Two million youths are entering into the labour force every year in Bangladesh. To utilise the huge population as human resources to contribute to the economic development, promotion of skills training system is a fundamental and crucial issue now. With a view to achieving specific objectives, National Skills Development Policy was adopted in 2012 in Bangladesh. These are mainly to i) Improve the quality and relevance of skills development in Bangladesh, ii) Establish more flexible and responsive delivery mechanisms that better service the needs of labour markets, individuals and the community at large, iii) Improve access to skills development for various groups of citizens including women and people with disabilities, encourage participation in skills development by industry, organisations, employers and workers and improve skills acquisition in communities and iv) Enable more effective planning, coordination and monitoring of skill development activities by different ministries, development partners, industry, and public and private providers.
The major accomplishment in the skills development sector after adopting the NSDP is that it has promoted the enrolment in TVET system in Bangladesh. The enrolment in TVET was about 1% in 2008 and it achieved 15% in 2019. But for elevation to the Middle Income Country (MIC) requires the TVET enrolment of 50+%.
TVET has encouraged towards Demand-Driven, Flexible and Responsive Training Provision. As a result different training institutions and projects emphasize on ensuring the employment of the passed out trainees in TVET. This has prepared the Nationally Recognised Qualifications on TVET titled “National Technical and Vocational Qualifications Framework (NTVQF)”. Now it has become the basis of providing training standard to commensurate it with the demand of the employment market.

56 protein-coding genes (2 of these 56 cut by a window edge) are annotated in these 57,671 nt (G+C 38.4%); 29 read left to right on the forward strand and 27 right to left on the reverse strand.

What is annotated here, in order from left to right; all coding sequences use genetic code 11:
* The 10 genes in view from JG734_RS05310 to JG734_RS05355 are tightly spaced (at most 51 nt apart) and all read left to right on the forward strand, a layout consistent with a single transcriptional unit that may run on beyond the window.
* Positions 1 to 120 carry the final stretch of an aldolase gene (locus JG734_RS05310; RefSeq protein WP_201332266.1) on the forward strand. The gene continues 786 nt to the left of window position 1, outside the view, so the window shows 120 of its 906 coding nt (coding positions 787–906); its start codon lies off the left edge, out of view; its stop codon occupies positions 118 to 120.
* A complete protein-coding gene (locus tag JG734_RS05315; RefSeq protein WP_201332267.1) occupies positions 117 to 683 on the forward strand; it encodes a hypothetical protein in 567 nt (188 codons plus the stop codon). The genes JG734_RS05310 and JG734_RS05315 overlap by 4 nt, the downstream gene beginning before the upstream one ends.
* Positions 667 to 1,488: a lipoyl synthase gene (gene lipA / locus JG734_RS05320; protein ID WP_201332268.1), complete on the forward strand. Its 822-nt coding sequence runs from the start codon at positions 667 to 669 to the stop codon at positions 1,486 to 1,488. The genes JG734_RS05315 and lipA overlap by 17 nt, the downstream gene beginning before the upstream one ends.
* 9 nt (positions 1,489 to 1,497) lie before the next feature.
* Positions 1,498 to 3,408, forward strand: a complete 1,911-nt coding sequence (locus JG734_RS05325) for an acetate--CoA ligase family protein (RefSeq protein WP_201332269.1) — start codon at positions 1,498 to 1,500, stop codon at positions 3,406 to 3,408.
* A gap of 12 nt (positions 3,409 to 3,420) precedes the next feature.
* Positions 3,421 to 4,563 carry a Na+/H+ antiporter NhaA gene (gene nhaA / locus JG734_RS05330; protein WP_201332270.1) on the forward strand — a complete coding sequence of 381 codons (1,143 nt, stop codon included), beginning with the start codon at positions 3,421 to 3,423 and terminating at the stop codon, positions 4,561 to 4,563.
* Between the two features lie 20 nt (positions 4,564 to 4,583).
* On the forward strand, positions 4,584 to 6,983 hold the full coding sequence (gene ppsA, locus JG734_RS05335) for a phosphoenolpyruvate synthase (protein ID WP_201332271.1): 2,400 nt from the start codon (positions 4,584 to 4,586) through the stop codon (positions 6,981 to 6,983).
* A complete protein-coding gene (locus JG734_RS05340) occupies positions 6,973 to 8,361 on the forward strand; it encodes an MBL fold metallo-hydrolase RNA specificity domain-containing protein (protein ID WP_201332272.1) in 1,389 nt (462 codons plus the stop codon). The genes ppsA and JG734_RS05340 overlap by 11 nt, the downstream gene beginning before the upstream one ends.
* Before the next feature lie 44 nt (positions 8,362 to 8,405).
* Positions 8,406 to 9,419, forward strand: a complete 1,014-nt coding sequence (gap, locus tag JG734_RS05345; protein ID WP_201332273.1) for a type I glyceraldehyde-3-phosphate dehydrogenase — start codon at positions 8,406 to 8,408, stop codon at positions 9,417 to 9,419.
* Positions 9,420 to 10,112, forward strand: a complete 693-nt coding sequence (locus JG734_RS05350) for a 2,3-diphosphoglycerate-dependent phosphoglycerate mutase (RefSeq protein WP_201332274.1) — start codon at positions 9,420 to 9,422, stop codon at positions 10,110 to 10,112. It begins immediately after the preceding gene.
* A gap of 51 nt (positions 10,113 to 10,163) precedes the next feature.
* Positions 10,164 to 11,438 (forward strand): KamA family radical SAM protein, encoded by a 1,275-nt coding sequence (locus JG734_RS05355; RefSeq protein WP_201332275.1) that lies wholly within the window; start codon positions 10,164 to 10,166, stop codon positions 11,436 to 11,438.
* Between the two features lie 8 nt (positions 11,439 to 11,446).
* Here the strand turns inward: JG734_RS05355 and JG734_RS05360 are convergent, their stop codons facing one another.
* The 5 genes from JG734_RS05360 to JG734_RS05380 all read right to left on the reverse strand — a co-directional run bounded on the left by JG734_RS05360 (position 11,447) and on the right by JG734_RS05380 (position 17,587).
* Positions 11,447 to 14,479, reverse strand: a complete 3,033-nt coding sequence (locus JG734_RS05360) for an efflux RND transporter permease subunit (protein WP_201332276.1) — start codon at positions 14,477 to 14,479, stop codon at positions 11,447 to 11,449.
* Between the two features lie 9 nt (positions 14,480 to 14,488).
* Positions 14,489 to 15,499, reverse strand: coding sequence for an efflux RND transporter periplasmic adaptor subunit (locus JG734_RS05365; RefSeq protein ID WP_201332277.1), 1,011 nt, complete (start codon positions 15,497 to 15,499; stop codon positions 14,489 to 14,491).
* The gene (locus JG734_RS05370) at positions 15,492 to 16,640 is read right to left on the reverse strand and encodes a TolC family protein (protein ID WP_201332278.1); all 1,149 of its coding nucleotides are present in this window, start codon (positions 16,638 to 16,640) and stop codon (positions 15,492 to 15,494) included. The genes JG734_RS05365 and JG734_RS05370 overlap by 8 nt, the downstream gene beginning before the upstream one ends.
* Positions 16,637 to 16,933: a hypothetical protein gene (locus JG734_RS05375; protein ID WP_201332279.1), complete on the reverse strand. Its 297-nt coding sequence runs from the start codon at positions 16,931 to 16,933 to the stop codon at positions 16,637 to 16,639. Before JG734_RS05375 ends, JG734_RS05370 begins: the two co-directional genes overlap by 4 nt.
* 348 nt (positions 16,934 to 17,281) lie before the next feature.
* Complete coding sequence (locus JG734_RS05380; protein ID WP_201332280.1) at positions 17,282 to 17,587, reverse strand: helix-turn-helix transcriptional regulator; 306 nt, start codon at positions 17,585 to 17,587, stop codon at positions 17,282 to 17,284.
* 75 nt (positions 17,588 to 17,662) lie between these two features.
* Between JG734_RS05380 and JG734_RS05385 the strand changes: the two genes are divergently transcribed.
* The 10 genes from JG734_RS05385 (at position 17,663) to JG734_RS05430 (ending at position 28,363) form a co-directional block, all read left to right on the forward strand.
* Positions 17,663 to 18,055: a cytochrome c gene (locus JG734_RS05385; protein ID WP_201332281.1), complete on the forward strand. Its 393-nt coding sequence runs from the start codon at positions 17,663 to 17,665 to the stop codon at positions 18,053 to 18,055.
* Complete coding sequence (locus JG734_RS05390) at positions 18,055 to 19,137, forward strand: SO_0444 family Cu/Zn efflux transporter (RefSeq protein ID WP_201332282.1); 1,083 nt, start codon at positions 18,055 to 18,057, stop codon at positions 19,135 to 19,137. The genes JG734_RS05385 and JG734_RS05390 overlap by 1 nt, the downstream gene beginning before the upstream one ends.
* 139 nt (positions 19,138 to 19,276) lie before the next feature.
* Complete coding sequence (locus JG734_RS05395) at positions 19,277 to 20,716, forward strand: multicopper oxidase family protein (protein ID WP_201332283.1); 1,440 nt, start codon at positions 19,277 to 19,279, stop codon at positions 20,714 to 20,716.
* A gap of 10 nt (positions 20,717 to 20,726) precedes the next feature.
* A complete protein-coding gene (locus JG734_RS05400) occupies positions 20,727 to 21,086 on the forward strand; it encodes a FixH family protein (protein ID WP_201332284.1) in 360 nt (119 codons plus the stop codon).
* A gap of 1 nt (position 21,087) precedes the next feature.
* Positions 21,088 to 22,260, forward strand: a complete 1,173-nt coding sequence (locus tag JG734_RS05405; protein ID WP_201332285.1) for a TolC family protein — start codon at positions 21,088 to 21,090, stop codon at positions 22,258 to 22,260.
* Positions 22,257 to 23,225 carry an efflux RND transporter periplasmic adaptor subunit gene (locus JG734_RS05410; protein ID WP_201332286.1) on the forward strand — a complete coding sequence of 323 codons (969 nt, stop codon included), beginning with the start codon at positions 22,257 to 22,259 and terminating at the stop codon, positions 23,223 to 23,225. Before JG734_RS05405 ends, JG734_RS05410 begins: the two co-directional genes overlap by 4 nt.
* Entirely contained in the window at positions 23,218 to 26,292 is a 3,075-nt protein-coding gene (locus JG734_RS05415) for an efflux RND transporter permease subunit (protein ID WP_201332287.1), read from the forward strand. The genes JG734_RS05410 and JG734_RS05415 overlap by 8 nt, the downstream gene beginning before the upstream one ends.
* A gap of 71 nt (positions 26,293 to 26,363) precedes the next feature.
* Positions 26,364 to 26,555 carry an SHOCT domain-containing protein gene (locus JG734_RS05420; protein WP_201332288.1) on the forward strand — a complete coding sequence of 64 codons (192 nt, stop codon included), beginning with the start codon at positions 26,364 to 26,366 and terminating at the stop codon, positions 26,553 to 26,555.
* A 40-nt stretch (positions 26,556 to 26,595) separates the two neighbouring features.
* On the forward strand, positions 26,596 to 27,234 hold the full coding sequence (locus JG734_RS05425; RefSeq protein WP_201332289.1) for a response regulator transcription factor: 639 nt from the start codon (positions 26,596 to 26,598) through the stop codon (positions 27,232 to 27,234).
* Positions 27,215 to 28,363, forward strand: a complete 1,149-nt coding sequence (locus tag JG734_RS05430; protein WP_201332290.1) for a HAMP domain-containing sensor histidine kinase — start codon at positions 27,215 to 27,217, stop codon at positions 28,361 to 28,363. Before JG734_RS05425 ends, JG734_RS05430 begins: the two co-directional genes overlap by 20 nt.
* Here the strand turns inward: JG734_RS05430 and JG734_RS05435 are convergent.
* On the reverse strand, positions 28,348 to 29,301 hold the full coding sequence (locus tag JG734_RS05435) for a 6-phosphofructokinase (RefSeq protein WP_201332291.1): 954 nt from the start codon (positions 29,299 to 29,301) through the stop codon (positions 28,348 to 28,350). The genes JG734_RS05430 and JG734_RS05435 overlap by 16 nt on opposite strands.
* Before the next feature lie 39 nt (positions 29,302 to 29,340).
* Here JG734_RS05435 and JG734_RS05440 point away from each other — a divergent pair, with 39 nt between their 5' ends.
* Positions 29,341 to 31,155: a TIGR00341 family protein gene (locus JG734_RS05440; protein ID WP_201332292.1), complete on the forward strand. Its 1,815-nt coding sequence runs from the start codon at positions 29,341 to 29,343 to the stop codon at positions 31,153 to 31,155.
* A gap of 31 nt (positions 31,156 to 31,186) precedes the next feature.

The provision of Competency Based Training and Assessment (CBT&A) has been created which is already started implementation in different public and private training organizations. On the basis of the CBT system more than 1700 competency standards and assessment tools have been prepared. It has established a standard structure of skills training and assessment. Competent and Certified Instructors, Trainers and Assessors from training providers and industry have been registered through a systematic process of assessment under CBT&A.
To ensure the quality of the TVET programs and training providers, National Skills Quality Assurance System (NSQAS) have been designed also. The training providers are gradually implementing the provisions of the NSQAS in their training institutions.
Most important achievement of TVET in the recent years is the tendency towards strengthened linkage with industry in Skills Development program. Presently the training providers are trying to maintain effective connection with industries and employers to promote job placement and also improvement in the curriculum. They are arranging to engage the members from industry in the institution management committee and recruit the job placement officers to facilitate employment of the graduates.
Another aspect is apprenticeships training, which has been encouraged. The total apprentices trained in the formal and informal sectors are 27,060 and 15,101 respectively and the number of Industry/Enterprises engaged is 386 and 6709. This figure from 1962 to 2010 was only a few hundreds only. Regarding promotion of Apprenticeships training system, more specific guidelines should be there to enhance the coverage and number of apprentices. There may be indication to prepare separate Apprenticeship policy and time bound strategy with action plan on this issue.